Python Barcamp Cologne

The Python BarCamp Cologne 2012 happened last weekend. It was well organized by Reimar Bauer and the Cyrus office space is just very well suited for this kind of event: lots of space, rooms, equipment, drinks, …

The proceedings of Saturday and Sunday are available on Etherpads.

My most favorite discovery was Sentry – an open-source exception logging tool that has a nice UI and is simple to set up. Kudos to the Disqus crew! I’m looking forward to making this available as a managed component in gocept.net as soon as I get time to do so. 🙂

Other interesting topics that I joined were: a discussion about WSGI servers, parallelization, template engines, debugging and the infamous lightning talks.

Obviously I couldn’t restrain myself and so I offered a session on service deployment trying to answer some questions that people had and presenting some of the code we wrote when extracting our knowledge into batou.

Another session that I tried to foster was about #failure: in addition to talking about the cool things that we found working I wanted to hear about stuff that doesn’t work: software, organisational issues, etc. We kind of got stuck on bashing anything with the label “Enterprise” and the standard library.

On enterprise: the most weird experience I had lately boils down to this video by RedHat about their JBoss offering – say what?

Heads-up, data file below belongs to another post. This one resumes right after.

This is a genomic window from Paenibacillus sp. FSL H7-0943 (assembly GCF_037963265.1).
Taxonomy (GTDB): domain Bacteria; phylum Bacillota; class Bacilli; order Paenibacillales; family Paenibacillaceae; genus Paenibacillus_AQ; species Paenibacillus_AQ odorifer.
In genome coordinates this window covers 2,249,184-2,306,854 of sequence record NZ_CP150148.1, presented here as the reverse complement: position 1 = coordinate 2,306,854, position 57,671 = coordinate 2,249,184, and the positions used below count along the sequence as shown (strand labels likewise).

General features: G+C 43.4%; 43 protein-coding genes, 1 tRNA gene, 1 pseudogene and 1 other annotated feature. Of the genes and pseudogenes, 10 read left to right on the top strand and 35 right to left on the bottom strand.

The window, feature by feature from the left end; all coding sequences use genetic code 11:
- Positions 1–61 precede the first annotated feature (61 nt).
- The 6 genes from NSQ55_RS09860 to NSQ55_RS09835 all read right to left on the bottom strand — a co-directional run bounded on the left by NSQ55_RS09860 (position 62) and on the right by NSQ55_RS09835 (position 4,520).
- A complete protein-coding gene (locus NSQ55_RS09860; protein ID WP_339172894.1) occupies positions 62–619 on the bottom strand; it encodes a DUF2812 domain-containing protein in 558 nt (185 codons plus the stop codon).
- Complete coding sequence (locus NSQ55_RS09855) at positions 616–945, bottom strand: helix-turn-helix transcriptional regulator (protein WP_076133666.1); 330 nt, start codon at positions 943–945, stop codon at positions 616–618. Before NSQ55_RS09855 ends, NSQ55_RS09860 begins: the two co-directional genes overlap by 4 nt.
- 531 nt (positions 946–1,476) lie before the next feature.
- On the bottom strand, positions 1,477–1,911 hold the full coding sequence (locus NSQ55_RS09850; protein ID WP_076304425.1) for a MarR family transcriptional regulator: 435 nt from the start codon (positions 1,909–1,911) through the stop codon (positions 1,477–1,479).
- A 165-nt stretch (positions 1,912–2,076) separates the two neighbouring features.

The stdlib bashing wasn’t aggressive at all: we found some specific quirks and tried to get some understanding why things are the way they are. For me, basically, the standard library is what comes out of “batteries included” – it will have something in there that helps you out accomplishing what you want (like a pack of AA batteries) but if you’re serious about it you might need to roll some different module (like a car battery). I don’t think dropping the standard library would be a wise choice and I also don’t think that “one size fits all”.

I also got a surprising invite to presenting at the GUUG meeting next year and I’m pretty excited about that!

So, thanks again to Reimar and the other people organizing and sponsoring this event!

Profiling class-based views

Just a quick note for profiling e.g. Zope views:

class MyView(object):
    def __call__(self):